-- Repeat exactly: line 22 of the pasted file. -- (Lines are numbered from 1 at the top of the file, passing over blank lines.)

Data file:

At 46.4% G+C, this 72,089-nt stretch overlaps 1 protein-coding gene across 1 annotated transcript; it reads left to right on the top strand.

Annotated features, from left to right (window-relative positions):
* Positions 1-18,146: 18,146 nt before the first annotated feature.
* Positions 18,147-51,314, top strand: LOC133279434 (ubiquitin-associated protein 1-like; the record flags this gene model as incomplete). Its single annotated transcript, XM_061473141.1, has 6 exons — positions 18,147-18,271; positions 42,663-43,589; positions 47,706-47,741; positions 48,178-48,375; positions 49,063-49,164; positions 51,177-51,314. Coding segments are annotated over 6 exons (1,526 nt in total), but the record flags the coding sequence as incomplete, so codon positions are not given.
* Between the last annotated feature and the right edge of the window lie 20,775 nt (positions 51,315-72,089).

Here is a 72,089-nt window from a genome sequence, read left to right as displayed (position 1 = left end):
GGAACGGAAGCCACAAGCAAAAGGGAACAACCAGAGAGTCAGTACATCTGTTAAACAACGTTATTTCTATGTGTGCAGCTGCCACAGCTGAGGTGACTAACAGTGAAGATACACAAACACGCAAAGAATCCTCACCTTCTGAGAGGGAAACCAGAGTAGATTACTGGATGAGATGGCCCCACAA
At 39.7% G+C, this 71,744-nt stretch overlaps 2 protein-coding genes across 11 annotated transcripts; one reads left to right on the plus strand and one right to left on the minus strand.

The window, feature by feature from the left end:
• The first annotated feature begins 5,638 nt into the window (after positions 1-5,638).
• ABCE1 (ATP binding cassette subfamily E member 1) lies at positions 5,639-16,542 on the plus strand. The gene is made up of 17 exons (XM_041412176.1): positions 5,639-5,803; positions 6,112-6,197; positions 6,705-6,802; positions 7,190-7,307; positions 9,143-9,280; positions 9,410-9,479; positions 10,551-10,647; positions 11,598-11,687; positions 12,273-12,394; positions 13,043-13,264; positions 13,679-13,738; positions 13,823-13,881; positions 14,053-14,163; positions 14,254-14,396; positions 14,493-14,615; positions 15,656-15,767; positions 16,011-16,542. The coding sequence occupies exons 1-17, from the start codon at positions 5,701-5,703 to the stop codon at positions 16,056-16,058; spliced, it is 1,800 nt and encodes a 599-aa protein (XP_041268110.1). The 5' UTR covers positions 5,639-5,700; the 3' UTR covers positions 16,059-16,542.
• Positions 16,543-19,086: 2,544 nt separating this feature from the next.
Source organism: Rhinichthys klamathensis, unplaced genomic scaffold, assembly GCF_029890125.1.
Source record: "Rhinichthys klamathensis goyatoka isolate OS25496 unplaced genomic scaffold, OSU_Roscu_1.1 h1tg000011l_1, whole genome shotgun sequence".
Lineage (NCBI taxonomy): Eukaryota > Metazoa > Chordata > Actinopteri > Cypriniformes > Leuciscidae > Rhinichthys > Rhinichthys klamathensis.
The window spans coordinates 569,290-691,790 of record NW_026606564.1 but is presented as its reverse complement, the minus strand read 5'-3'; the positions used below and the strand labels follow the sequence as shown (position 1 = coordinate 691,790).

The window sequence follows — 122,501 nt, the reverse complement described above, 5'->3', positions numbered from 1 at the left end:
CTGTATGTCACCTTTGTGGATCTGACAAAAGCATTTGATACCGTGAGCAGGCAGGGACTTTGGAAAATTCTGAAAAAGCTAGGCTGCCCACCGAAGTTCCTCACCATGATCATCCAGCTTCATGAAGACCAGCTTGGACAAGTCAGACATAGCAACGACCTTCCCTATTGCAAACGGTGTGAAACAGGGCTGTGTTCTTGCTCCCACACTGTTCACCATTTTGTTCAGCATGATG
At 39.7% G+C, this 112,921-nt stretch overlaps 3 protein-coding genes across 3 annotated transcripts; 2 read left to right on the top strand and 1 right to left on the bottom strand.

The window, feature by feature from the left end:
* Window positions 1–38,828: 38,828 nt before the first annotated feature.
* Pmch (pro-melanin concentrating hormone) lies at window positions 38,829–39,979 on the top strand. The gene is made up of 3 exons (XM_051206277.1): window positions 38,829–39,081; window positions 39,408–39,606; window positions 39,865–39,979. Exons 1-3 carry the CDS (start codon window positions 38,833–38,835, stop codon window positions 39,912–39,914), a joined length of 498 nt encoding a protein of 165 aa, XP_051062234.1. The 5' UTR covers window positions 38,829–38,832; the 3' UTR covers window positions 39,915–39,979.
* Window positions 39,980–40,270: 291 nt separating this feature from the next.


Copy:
* Pmch (pro-melanin concentrating hormone) lies at window positions 38,829–39,979 on the top strand. The gene is made up of 3 exons (XM_051206277.1): window positions 38,829–39,081; window positions 39,408–39,606; window positions 39,865–39,979. Exons 1-3 carry the CDS (start codon window positions 38,833–38,835, stop codon window positions 39,912–39,914), a joined length of 498 nt encoding a protein of 165 aa, XP_051062234.1. The 5' UTR covers window positions 38,829–38,832; the 3' UTR covers window positions 39,915–39,979.